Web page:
Watching my son play with Piecepack made me think about how the way he was putting the tiles in a row reminded me of That's Life, a game that I think is sorely under-rated. But we have a copy so I don't need to reinvent that wheel.
But then I found myself thinking about Tutankhamen, which was one of Knizia's earliest designs. I haven't owned it in years and I haven't played in even longer. But I do remember it :P
You could probably make a simplified version of it with the Piecepack so I decided to do it as a thought exercise.
In Tutankhamen you create a trail of tiles with the far end ending at the pyramid and a big mask tile that serves as a wild symbol. You can move your pawn forward as many spaces as you choose but you can never move backwards. You collect the tiles you land to create sets.
Here's the twist and what require some changes with Piecepack. You're aren't collecting for points. You're collecting to discard coins and the winner is whoever gets rid of them first.
Here's my idea. You shuffle the coins in one pile and the two of each tile in the second pile. You then form a trail randomly placing six coins, symbol side up, then one tile symbol side up and so on. At the end of the trail, place all four dice. Everyone gets one pawn of their very own.
You fall the same basic idea of Tutankhamen You move your pawn as far as you choose but you can never go back. And you claim every coin and tile you land on (but not pass over)
Here's the first big difference. You are scoring points with the coins counting as one symbol and the tiles counting as two. HOWEVER, we're using the Coloretto style scoring. You use a triangular number sequence (1,3,6 etc) and your lower two symbols are negative points.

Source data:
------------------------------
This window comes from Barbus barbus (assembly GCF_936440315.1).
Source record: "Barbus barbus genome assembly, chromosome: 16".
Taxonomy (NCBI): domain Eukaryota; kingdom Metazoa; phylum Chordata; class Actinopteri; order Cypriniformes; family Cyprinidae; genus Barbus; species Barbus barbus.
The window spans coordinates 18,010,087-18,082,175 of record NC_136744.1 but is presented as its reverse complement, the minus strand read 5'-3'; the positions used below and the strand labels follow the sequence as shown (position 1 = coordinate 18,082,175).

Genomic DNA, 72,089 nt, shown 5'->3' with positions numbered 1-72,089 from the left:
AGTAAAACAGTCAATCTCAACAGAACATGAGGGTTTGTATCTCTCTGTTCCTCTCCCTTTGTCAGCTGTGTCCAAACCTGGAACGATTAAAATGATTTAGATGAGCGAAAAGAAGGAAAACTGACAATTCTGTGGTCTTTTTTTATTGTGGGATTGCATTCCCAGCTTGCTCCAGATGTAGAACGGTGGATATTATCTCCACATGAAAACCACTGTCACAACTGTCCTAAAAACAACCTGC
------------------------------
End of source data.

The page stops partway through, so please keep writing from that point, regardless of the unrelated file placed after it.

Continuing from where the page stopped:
The second difference is the game end. The game ends when someone reaches the dice. They randomly draw one die and roll it. They add that number of symbols to their collection. Could be big, could be small, could get them lots of points, could totally mess them up.
Frankly, I see a lot of potential problems with this revision of Tutankhamen. For one thing, it has less than half the tiles of the original game. Only four symbols could make each layout easy to solve, particularly if people don't try to compete for the same symbols. The game kind of counts on people being jerks. And while the dice at the end are designed to create uncertainly and brinkmanship, they could be so swingy that they decide the game by themselves.
Honestly, Tutankhamen isn't a bad game but it's not a game I've missed playing. My Piecepack variation needs a lot of test playing before it's balanced and I'm frankly not interested enough in doing that :P
Still, it was fun to think about it.